This can be taken a step further with more complicated features. Many modern decoders offer “Dynamic Brakes” as a function. Dynamic brakes (in the real world) are applied in several steps. On some modern decoders you will press F4 (or F5) to trigger the Dynamic Brakes, and each time you press F4 you will get a different phase of Dynamic Brakes (1,2,3,4) before finally cycling back to Dynamic Brakes being “off”.

As you can see, functions in DCC can be a very simple concept (like triggering your horn or turning the bell sound on and off), but some aspects are confusing.

Functions in BlueRailDCC

In BlueRailDCC you trigger functions in your train by sliding out the function panel. This panel has 28 function buttons in 2 rows: 1-14 and 15-28. When you first connect to a train, the app will ask you to choose which decoder type you are using (SoundTraxx, TCS, ESU etc). If you have selected one of these popular decoders, the default function names will be listed on the buttons. The Function 1 button will say “Bell” on it. If you are using a decoder not listed, you can choose the default “128 CVs”, in which case the buttons will be labeled F1 – F28. If you slide the function panel further out, you can rename any function button and choose whether you want the button to “toggle” or “press-release”.

If you are using the BlueRailDCC without a decoder, the function panel will be empty (as there are no sound features to trigger).


Confusion about Functions pales in comparison to confusion about CVs. CVs are “configuration variables” which are a table of settings to customize features of your decoder. The CV table in your decoder resembles a 2 column spreadsheet with the CV number in the left column and the CV value in the right column. The “value” of the CV can generally be any value between 0 and 255 (although some CVs use a more limited range). The CV table contains 1024 rows.

As a typical example CV3 is used to control the acceleration rate of your loco. If you set CV3 to “0” your loco will take off as quickly as it can. If you set CV3 to a higher number (255 or below) then the train will behave as if it is pulling a heavy load and take off slowly.

Your decoder manufacturer will offer a userguide containing the CV table for your decoder. Some examples of typical things you may want to adjust in your loco using CVs include:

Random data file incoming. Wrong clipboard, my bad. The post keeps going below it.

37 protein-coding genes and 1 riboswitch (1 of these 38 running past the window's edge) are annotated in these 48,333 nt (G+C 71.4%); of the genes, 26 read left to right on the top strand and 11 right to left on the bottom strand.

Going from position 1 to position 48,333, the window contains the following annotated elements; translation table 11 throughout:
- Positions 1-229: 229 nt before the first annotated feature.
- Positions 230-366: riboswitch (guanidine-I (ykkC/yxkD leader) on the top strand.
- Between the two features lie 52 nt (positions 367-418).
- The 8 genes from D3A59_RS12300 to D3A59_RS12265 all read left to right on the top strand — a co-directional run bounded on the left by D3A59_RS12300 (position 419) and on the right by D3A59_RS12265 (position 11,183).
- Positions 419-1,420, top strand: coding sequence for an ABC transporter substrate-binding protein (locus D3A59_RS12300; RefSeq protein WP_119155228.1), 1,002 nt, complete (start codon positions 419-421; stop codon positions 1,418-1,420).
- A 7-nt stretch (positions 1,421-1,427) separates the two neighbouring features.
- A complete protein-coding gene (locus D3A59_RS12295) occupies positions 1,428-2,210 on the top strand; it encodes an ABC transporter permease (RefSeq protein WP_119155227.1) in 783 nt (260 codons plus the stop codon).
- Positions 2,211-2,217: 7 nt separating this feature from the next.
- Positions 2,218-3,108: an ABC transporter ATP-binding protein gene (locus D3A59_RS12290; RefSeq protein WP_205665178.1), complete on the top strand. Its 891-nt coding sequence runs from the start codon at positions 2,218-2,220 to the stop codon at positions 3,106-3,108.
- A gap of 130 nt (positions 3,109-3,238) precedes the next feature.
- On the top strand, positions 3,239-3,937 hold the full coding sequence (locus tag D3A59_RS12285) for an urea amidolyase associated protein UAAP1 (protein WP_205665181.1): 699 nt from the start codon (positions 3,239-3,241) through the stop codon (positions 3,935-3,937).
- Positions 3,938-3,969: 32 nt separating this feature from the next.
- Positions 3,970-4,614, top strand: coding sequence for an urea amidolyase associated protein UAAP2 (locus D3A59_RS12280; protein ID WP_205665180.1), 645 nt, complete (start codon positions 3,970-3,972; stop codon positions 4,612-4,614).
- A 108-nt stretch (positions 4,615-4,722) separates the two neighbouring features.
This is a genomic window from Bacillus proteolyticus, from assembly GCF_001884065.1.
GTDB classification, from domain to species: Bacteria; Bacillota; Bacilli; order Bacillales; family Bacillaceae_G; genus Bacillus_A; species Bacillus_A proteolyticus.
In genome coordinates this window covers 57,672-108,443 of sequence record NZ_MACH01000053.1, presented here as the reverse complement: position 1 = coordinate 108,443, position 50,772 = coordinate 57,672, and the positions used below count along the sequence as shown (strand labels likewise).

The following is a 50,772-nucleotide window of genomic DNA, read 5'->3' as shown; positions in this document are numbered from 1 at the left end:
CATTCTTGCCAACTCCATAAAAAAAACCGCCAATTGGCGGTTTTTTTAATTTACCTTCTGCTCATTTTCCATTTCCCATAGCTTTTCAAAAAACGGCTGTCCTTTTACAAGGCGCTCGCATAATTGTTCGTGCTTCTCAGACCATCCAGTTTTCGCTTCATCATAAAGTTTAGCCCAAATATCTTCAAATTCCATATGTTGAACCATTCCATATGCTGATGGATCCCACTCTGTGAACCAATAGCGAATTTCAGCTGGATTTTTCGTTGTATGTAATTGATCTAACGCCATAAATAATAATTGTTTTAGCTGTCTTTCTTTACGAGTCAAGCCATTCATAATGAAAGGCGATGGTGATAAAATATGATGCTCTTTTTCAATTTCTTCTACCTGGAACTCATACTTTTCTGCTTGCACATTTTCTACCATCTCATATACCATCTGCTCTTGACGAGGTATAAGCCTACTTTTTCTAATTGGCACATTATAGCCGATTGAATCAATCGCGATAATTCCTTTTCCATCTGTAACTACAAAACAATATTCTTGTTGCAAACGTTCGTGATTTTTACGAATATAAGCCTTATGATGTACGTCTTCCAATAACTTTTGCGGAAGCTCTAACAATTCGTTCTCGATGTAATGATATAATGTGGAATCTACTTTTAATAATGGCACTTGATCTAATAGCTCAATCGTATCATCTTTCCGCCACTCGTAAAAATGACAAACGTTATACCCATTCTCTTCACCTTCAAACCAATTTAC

• acceleration/deceleration
  • master volume level
  • select preferred horn, bell, engine sounds
  • control volume level and reverb of individual sounds

Generally these are things you will tinker with once and never access again in your decoder. It is not uncommon for a modern decoder to have 200-300 controllable settings. This sounds pretty straight forward – so why do people consider CVs complicated? Does BlueRailDCC makes this easier? (yes)

SOURCE OF CONFUSION 1: The NMRA DCC standard is “loose” and “flexible” in that it allows different decoder companies to use CVs differently. A general list of the NMRA CV list can be found here:

CVs 1-46 and 65-112 are fairly uniform, but beyond that CV usage varies from decoder manufacturer to decoder manufacturer. Every decoder has a userguide which details the CV table for your decoder. To control the master volume on a SoundTraxx decoder you adjust CV128. On an ESU decoder master volume is CV63. Refer to your decoder userguide for specifics.

This is simplified in BlueRailDCC. Once you have selected your decoder type (SoundTraxx, ESU, TCS etc) the CV Settings page will display the appropriate table for your decoder. To access this from the train control screen (throttle) select the “settings cog” in the lower right. Then choose “CV settings” from the settings page.

With this much information, you should be able to use the BlueRailDCC app to run your train, trigger functions, and edit CVs. If you’d like to learn more about why CVs may be confusing and why BlueRailDCC makes life a little easier, read on…